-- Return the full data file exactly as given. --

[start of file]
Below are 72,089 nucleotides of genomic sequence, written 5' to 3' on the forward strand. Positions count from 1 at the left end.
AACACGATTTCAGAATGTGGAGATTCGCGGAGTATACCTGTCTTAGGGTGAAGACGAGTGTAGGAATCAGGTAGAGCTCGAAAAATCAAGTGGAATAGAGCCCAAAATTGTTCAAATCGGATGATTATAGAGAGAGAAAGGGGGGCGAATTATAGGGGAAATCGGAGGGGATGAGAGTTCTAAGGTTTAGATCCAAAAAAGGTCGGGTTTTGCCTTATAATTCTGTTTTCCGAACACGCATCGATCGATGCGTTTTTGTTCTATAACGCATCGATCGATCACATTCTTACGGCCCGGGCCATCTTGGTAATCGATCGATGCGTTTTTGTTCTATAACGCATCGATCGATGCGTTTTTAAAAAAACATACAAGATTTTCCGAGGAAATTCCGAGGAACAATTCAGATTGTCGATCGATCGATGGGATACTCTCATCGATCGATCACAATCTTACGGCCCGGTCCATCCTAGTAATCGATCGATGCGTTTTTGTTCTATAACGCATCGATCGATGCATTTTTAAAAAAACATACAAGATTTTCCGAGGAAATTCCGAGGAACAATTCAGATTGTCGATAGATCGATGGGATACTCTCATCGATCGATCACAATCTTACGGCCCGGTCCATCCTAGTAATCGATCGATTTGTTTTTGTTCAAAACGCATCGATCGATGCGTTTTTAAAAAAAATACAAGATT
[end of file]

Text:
Below are 72,089 nucleotides of genomic sequence, written 5' to 3' on the forward strand. Positions count from 1 at the left end.
AACACGATTTCAGAATGTGGAGATTCGCGGAGTATACCTGTCTTAGGGTGAAGACGAGTGTAGGAATCAGGTAGAGCTCGAAAAATCAAGTGGAATAGAGCCCAAAATTGTTCAAATCGGATGATTATAGAGAGAGAAAGGGGGGCGAATTATAGGGGAAATCGGAGGGGATGAGAGTTCTAAGGTTTAGATCCAAAAAAGGTCGGGTTTTGCCTTATAATTCTGTTTTCCGAACACGCATCGATCGATGCGTTTTTGTTCTATAACGCATCGATCGATCACATTCTTACGGCCCGGGCCATCTTGGTAATCGATCGATGCGTTTTTGTTCTATAACGCATCGATCGATGCGTTTTTAAAAAAACATACAAGATTTTCCGAGGAAATTCCGAGGAACAATTCAGATTGTCGATCGATCGATGGGATACTCTCATCGATCGATCACAATCTTACGGCCCGGTCCATCCTAGTAATCGATCGATGCGTTTTTGTTCTATAACGCATCGATCGATGCATTTTTAAAAAAACATACAAGATTTTCCGAGGAAATTCCGAGGAACAATTCAGATTGTCGATAGATCGATGGGATACTCTCATCGATCGATCACAATCTTACGGCCCGGTCCATCCTAGTAATCGATCGATTTGTTTTTGTTCAAAACGCATCGATCGATGCGTTTTTAAAAAAAATACAAGATT